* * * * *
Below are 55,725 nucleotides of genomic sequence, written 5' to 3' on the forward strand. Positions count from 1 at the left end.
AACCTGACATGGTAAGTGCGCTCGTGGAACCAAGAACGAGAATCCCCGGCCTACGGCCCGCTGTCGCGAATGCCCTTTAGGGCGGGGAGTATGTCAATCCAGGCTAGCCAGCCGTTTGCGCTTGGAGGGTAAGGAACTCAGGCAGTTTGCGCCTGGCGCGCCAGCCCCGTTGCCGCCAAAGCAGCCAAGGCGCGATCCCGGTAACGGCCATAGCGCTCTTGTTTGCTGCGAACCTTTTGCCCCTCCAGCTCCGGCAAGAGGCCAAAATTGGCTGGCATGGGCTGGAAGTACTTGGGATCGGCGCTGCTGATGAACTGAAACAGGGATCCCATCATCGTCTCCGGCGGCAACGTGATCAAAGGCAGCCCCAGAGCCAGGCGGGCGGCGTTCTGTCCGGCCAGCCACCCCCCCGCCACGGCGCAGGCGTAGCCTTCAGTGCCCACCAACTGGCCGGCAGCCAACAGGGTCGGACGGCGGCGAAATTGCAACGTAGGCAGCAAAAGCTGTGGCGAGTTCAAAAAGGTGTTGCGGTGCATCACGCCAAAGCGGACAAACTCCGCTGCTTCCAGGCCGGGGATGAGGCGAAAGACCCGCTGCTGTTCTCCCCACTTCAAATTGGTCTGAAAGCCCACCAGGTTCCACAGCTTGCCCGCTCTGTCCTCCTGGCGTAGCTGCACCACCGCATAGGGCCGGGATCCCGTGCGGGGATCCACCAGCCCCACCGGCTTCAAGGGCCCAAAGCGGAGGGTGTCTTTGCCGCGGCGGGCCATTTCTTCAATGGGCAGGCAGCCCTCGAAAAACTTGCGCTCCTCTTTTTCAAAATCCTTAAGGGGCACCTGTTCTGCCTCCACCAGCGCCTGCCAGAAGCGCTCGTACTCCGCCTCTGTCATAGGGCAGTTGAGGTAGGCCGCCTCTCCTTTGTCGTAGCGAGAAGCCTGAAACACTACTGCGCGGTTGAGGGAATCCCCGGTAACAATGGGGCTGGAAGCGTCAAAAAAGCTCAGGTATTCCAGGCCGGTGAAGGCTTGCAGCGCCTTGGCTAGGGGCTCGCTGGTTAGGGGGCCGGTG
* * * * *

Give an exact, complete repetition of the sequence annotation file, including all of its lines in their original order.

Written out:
Below are 55,725 nucleotides of genomic sequence, written 5' to 3' on the forward strand. Positions count from 1 at the left end.
AACCTGACATGGTAAGTGCGCTCGTGGAACCAAGAACGAGAATCCCCGGCCTACGGCCCGCTGTCGCGAATGCCCTTTAGGGCGGGGAGTATGTCAATCCAGGCTAGCCAGCCGTTTGCGCTTGGAGGGTAAGGAACTCAGGCAGTTTGCGCCTGGCGCGCCAGCCCCGTTGCCGCCAAAGCAGCCAAGGCGCGATCCCGGTAACGGCCATAGCGCTCTTGTTTGCTGCGAACCTTTTGCCCCTCCAGCTCCGGCAAGAGGCCAAAATTGGCTGGCATGGGCTGGAAGTACTTGGGATCGGCGCTGCTGATGAACTGAAACAGGGATCCCATCATCGTCTCCGGCGGCAACGTGATCAAAGGCAGCCCCAGAGCCAGGCGGGCGGCGTTCTGTCCGGCCAGCCACCCCCCCGCCACGGCGCAGGCGTAGCCTTCAGTGCCCACCAACTGGCCGGCAGCCAACAGGGTCGGACGGCGGCGAAATTGCAACGTAGGCAGCAAAAGCTGTGGCGAGTTCAAAAAGGTGTTGCGGTGCATCACGCCAAAGCGGACAAACTCCGCTGCTTCCAGGCCGGGGATGAGGCGAAAGACCCGCTGCTGTTCTCCCCACTTCAAATTGGTCTGAAAGCCCACCAGGTTCCACAGCTTGCCCGCTCTGTCCTCCTGGCGTAGCTGCACCACCGCATAGGGCCGGGATCCCGTGCGGGGATCCACCAGCCCCACCGGCTTCAAGGGCCCAAAGCGGAGGGTGTCTTTGCCGCGGCGGGCCATTTCTTCAATGGGCAGGCAGCCCTCGAAAAACTTGCGCTCCTCTTTTTCAAAATCCTTAAGGGGCACCTGTTCTGCCTCCACCAGCGCCTGCCAGAAGCGCTCGTACTCCGCCTCTGTCATAGGGCAGTTGAGGTAGGCCGCCTCTCCTTTGTCGTAGCGAGAAGCCTGAAACACTACTGCGCGGTTGAGGGAATCCCCGGTAACAATGGGGCTGGAAGCGTCAAAAAAGCTCAGGTATTCCAGGCCGGTGAAGGCTTGCAGCGCCTTGGCTAGGGGCTCGCTGGTTAGGGGGCCGGTG